Wed Oct 20 2021·2 min read
Photo by Lukas L
The "startsWith is not a function" error occurs when we call the
startsWith() method on a value that is not a string. To solve the error,
convert the value to a string using the
toString() method or make sure to only
startsWith method on strings.
Here is an example of how the error occurs.
const str = 123; // ⛔️ TypeError: startsWith is not a function const result = str.startsWith('1');
We called the String.startsWith method on a number and got the error back.
To solve the error, make sure to only call the
startsWith() method on strings.
You can convert most values to a string by using the
const str = 123; const result = str.toString().startsWith('1'); console.log(result); // 👉️ true
Alternatively, you can check if the value is a string before calling the
const str = null; const result = typeof str === 'string' ? str.startsWith('a') : false; console.log(result); // 👉️ false
We used a ternary operator to check if the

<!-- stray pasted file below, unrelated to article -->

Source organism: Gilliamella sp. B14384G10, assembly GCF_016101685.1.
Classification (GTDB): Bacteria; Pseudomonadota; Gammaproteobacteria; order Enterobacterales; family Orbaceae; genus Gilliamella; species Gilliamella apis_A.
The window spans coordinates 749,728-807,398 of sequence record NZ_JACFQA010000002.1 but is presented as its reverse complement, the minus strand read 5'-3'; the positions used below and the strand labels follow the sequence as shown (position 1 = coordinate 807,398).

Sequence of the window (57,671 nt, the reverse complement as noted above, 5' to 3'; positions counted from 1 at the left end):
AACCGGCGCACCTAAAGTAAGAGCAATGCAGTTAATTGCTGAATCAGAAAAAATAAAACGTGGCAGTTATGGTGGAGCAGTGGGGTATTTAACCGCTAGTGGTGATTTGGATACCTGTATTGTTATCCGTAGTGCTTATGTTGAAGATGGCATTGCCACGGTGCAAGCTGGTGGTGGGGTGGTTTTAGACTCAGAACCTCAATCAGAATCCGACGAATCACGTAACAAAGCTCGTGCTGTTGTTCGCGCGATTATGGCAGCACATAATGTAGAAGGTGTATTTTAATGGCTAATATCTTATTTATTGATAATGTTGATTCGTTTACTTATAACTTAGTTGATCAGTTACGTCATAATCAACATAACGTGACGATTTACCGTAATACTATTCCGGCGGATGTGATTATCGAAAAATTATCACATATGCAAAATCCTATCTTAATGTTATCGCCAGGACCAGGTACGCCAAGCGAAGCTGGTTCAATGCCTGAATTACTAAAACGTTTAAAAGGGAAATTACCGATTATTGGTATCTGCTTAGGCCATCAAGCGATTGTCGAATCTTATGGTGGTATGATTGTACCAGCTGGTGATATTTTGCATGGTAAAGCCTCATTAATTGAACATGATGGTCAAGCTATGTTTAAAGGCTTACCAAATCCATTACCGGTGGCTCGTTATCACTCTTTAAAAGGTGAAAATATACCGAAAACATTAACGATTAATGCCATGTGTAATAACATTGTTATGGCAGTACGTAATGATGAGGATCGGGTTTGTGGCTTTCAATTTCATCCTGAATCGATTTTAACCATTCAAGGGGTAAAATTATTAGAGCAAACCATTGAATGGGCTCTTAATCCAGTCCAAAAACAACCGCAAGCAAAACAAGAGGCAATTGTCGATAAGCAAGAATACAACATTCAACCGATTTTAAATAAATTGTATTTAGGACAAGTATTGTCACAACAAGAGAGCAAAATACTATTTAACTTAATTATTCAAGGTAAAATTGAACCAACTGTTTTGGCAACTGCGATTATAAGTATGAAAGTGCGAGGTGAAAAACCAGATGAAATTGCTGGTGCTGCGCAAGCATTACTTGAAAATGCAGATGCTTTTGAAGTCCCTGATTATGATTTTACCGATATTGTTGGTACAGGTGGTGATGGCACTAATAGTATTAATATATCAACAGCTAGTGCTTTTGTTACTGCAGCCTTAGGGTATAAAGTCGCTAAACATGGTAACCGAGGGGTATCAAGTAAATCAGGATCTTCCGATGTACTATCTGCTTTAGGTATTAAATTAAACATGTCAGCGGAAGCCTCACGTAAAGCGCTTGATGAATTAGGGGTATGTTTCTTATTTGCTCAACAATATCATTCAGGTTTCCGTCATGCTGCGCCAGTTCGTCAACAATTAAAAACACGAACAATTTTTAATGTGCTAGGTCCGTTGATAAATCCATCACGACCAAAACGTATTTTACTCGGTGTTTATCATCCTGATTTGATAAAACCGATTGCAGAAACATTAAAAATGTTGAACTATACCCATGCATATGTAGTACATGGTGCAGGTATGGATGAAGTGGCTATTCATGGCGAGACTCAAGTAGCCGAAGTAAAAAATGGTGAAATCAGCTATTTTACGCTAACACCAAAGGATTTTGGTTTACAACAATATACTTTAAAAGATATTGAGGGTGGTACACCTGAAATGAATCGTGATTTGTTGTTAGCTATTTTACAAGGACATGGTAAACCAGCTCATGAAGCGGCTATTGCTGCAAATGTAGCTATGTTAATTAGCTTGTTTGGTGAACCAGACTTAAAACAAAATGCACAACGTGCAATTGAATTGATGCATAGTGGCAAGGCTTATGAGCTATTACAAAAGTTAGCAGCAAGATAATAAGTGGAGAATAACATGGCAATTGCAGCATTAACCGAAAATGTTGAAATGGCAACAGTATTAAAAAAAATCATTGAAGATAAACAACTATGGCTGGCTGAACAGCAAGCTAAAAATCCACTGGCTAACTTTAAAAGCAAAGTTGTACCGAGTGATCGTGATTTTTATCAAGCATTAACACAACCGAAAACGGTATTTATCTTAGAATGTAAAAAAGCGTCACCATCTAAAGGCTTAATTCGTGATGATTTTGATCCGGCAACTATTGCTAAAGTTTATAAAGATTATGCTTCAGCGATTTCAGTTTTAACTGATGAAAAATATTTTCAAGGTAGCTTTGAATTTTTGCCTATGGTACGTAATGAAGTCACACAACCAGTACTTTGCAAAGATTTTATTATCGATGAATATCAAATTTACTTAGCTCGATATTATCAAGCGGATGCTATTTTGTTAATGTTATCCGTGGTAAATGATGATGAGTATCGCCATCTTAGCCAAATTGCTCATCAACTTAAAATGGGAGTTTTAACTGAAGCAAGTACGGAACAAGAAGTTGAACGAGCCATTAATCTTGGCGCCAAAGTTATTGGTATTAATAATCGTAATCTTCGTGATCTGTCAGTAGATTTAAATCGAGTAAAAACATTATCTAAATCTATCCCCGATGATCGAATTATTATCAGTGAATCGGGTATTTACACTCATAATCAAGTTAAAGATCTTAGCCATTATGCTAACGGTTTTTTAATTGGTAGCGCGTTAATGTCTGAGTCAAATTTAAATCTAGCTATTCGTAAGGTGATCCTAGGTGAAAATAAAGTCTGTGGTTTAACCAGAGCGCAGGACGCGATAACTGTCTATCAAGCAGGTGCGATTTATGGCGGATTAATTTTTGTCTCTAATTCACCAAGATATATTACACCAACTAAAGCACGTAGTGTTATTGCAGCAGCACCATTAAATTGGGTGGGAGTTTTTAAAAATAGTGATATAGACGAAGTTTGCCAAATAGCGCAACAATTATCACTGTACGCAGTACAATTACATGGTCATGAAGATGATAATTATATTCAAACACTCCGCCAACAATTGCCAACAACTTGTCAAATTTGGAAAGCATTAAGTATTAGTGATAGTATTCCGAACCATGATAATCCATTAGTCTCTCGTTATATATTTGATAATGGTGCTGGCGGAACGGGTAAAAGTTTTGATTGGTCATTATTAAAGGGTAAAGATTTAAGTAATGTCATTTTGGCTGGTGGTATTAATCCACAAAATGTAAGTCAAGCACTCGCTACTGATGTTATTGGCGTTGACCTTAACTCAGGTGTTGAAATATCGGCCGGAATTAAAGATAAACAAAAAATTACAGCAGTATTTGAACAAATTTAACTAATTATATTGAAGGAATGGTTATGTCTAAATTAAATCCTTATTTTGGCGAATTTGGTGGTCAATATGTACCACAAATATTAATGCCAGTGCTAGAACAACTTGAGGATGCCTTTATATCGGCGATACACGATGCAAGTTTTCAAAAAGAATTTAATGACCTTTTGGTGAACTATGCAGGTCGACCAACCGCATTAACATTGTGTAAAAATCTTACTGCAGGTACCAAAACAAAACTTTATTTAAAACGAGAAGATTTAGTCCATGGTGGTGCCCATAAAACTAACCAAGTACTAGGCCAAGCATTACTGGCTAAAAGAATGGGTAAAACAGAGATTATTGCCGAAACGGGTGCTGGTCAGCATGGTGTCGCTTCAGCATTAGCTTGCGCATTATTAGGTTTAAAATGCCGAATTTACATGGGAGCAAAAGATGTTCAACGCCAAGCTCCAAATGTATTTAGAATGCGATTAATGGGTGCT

str variable stores a string.
If it does, the value to the left of the comma is returned, otherwise the value to the right is returned.
startsWithmethod on it, otherwise we return
If you want to check if all strings in an array start with a specific substring,
you can use the
every method to iterate over the array and then call the
startsWith method on each string.
const arr = ['ab', 'ac', 'ad']; const result = arr.every(str => str.startsWith('a')); console.log(result); // 👉️ true
everymethod takes a function and calls the function on each element in the array until the function returns a falsy value or we iterate over the entire array.
On each iteration, we call the
startsWith method on the string and return the
If the error persists,
console.log the value you're calling the
method on and check it's type using the
If the value is an object, there's a very good chance that you are forgetting to
access a specific property on which you need to call the
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